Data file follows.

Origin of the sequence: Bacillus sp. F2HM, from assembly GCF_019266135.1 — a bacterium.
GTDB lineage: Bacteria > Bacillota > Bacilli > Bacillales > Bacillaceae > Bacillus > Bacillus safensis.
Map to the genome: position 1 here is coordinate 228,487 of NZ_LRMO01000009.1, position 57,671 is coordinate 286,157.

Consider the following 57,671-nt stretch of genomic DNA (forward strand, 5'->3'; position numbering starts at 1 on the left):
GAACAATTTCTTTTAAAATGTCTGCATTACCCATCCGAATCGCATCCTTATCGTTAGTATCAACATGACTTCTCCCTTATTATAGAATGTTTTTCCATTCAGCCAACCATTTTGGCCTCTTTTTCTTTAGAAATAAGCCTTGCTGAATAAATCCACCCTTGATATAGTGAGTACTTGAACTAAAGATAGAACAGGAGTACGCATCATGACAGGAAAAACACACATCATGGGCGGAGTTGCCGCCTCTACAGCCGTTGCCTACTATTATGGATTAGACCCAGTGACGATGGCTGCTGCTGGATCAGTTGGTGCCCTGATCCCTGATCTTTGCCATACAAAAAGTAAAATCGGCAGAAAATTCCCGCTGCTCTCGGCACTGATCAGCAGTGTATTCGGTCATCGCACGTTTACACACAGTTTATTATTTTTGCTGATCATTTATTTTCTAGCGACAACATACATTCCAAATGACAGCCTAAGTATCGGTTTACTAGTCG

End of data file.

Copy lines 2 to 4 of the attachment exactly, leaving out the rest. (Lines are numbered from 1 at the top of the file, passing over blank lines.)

GTDB lineage: Bacteria > Bacillota > Bacilli > Bacillales > Bacillaceae > Bacillus > Bacillus safensis.
Map to the genome: position 1 here is coordinate 228,487 of NZ_LRMO01000009.1, position 57,671 is coordinate 286,157.

Consider the following 57,671-nt stretch of genomic DNA (forward strand, 5'->3'; position numbering starts at 1 on the left):